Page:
Jarnet: not really a bad rider for a French jockey

Greg Wood on the man saddled with an unfair reputation
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Thierry Jarnet has a fair idea of what to expect if Pennekamp - for whatever reason - fails to win the Derby this afternoon.

Three years ago, riding Subotica in the Coronation Cup, Jarnet failed utterly to adapt to Epsom's unique geography. Caught napping and boxed in with three furlongs to run, he extricated the subsequent Arc winner far too late to catch Saddlers' Hall. Punters and press alike heaped bile and contempt on him as he retreated wearily to Chantilly.

A year later he was back, but now as the reigning French champion jockey, to ride Apple Tree, again in the Coronation Cup. Once more his performance was anything but polished, and Apple Tree was demoted from second place to third. Further proof, everyone decided, that French jockeys just cannot ride Epsom.

Jarnet, though, is not a quitter, and he returned to Surrey last year for one more go with Apple Tree. His performance was faultless, with Apple Tree a comfortable winner. It was an ideal example of the single-minded determination which makes Jarnet such a natural ally for Andre Fabre, and the partnership between trainer and jockey all but irresistible.

The English prejudice against French riders remains, however - and who can be surprised when even Fabre recently commented that "Jarnet is not a bad rider, for a French jockey". Everyone remembers Freddie Head arriving at Tattenham Corner on Lyphard in 1972 and forgetting to turn left. The truth, though, is that Epsom simply requires a little practice - British riders take time to learn Longchamp, too - and Jarnet's talents must not be underestimated.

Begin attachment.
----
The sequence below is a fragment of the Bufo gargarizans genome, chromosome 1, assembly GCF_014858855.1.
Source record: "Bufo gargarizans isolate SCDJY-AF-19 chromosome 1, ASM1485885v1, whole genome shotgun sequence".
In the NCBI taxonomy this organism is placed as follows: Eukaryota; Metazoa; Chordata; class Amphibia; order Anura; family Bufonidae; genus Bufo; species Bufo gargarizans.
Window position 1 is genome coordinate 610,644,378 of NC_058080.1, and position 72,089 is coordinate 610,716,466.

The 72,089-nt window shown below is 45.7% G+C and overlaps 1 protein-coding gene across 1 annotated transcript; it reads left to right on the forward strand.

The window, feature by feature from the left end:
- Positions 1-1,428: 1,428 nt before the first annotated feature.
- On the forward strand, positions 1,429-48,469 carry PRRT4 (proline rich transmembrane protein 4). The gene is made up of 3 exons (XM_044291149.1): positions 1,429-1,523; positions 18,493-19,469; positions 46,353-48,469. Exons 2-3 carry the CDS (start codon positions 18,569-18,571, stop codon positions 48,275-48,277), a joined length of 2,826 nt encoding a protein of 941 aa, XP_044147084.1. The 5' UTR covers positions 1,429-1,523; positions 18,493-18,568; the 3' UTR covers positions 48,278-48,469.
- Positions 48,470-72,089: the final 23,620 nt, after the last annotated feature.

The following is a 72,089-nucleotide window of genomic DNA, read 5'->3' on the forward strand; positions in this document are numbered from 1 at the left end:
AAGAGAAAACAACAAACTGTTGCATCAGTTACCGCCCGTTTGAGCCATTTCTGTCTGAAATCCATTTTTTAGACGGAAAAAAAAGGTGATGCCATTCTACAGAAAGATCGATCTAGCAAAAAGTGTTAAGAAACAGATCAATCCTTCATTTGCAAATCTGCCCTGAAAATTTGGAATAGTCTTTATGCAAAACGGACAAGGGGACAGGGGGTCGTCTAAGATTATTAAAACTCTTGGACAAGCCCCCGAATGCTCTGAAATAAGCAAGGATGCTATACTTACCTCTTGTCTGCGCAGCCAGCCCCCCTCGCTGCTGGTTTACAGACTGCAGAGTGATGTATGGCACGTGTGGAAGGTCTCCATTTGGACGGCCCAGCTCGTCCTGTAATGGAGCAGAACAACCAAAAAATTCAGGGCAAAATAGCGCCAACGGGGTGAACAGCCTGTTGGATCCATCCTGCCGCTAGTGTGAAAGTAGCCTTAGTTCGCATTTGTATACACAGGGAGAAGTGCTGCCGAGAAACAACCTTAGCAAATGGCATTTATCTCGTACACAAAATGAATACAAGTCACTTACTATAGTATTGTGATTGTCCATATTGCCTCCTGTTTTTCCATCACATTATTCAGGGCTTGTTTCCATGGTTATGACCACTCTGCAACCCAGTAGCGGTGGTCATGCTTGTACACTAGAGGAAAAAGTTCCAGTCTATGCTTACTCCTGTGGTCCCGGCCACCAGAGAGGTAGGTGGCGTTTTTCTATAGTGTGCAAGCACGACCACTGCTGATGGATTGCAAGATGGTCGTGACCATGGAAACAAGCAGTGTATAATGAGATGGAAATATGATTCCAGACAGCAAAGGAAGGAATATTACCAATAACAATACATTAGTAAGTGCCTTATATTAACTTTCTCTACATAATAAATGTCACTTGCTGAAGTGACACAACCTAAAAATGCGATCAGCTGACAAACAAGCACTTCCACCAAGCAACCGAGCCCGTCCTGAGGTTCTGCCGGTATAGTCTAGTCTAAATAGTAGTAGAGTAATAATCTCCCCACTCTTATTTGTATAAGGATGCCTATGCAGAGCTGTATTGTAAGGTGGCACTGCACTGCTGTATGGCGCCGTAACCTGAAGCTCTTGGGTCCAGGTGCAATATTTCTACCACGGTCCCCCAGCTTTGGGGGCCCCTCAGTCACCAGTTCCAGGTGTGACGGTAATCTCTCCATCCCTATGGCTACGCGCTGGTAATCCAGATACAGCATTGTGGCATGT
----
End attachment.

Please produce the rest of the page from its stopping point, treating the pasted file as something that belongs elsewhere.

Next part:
After all, he rode his first winner only 10 years ago, at Cagnes-sur- Mer, but has now been the French champion since 1992. He has arrived at the top through hard work - a photograph of Jarnet outside a night club would be a rarity to merit hanging in the Louvre - and with an effective mid-Atlantic style developed during a spell in the United States in his apprentice days.

"He's a very fine young rider and he's having so much success right now that he's full of confidence," Cash Asmussen, who rides against Jarnet on the French circuit, says. Asmussen also points out that "I'd like to say that the pilot is the important thing at Epsom, because then they'd have to pay us more money. But it's the horse that matters, and if the horse doesn't like it there's just nothing you can do about it."

If Pennekamp wins, the punters will acclaim the horse. If he is beaten, they will vent their fury on Jarnet, even if he is the last person to blame. It is fortunate, perhaps, that he speaks not a word of English.